If you find yourself hitting the gas to get your kids to school on time, watch out, because Spotify has got you in its sights. The music streaming site has joined forces with an Australian nonprofit to encourage Queensland drivers to slow down near school zones.
Spotify is loud and clear in its zero tolerance approach to speeding on roads near schools. The Swedish music streaming giant has teamed up with the Australian Road Safety Foundation (ARSF) to launch the "Slow Down Songs" campaign in Queensland. The aim is to warn drivers that they need to slow down in areas close to schools by playing them music that slows down to deliver a road safety message.
While the project may sound surprising, it could help raise awareness among Australians about the importance of sticking to speed limits in zones frequented by children and young people. "Every school day, our children are in danger. Despite higher visibility in signage and crossings, many drivers still speed through school zones, often ignoring the 40km speed limits in place," explains Andrew Thompson of the Brother & Co agency, which worked with Spotify and the ARSF on the campaign.
And while it can be relatively easy to ignore or miss road signs, drivers can't fail to notice the music on their Spotify playlist suddenly changing. And it's precisely this element of surprise that the "Slow Down Songs" campaign taps into. According to the Brisbane Times, this initiative relies on Spotify's ability to geotarget drivers when they come within five kilometers of a school zone in Queensland.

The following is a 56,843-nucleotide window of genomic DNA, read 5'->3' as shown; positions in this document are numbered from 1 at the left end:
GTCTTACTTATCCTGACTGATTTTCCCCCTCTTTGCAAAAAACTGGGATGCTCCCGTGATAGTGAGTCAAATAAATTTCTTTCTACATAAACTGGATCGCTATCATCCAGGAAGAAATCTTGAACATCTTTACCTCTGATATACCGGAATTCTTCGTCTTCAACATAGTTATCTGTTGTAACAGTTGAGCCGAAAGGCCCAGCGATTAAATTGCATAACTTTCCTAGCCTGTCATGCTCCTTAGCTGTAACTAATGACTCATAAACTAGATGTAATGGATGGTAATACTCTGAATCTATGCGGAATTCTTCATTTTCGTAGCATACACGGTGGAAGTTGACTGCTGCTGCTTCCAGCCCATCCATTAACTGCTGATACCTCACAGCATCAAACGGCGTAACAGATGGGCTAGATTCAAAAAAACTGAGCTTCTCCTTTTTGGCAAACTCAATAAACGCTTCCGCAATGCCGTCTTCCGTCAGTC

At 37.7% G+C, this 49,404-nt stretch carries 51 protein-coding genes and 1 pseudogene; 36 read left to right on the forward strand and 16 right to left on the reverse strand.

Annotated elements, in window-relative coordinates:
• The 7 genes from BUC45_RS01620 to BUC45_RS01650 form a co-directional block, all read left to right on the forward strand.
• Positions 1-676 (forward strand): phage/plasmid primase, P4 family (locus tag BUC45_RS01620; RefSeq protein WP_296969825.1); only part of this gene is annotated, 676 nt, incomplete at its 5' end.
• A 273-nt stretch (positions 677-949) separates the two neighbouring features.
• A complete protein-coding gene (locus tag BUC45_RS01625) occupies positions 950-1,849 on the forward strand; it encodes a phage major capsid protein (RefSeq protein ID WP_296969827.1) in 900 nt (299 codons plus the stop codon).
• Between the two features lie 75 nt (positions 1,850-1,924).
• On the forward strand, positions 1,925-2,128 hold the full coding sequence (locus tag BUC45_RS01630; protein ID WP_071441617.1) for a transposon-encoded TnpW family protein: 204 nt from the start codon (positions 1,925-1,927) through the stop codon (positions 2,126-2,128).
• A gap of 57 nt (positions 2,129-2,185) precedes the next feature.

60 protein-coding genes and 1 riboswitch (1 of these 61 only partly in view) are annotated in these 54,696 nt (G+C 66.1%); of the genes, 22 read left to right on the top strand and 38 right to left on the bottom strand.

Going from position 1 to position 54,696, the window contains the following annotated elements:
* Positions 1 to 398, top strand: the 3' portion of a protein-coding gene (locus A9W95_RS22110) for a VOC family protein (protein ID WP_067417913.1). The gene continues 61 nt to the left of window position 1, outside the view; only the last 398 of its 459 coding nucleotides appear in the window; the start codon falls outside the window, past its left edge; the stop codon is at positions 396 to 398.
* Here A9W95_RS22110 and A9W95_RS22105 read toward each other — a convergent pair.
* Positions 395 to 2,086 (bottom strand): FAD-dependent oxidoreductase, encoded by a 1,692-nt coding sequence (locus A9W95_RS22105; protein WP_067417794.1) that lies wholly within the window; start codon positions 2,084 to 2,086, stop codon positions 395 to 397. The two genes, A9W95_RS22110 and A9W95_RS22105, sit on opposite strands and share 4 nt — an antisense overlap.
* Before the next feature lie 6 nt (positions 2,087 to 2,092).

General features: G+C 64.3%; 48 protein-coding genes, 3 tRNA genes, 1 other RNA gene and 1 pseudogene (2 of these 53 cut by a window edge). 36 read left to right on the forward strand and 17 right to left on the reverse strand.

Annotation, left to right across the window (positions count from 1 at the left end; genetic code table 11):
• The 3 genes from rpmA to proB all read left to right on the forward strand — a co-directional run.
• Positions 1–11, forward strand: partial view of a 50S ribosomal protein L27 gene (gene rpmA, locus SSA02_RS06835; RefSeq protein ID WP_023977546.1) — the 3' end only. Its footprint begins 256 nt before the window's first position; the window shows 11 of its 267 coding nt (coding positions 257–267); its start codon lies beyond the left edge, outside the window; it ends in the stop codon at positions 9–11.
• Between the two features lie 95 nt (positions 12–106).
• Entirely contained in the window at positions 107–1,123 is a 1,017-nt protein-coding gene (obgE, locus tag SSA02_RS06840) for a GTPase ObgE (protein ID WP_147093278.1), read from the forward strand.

A musical reminder
Once identified by the streaming service, drivers will be played one of 10 songs that have been specially adapted to encourage them to slow down. The tracks all start normally before suddenly slowing down to make way for a road safety message, then speeding up again. Local artists like The Jungle Giants, Caitlyn Shadbolt and Shag Rock all donated songs to be edited for the campaign.
For the moment, only drivers in Queensland will be played these new-gen safety messages, although the initiative could one day roll out across Australia. Plus, the campaign currently only works with Spotify Free users, but the organizers hope to be able to expand it to all the streaming site's users in the future.
"People don't realize that speeding, even a few kilometers over the limit in a school zone can be the difference between life and death, so we're tackling the casual attitude towards speed in school zones to prevent the fatal or serious injury of our children," said ARSF founder, Russell White.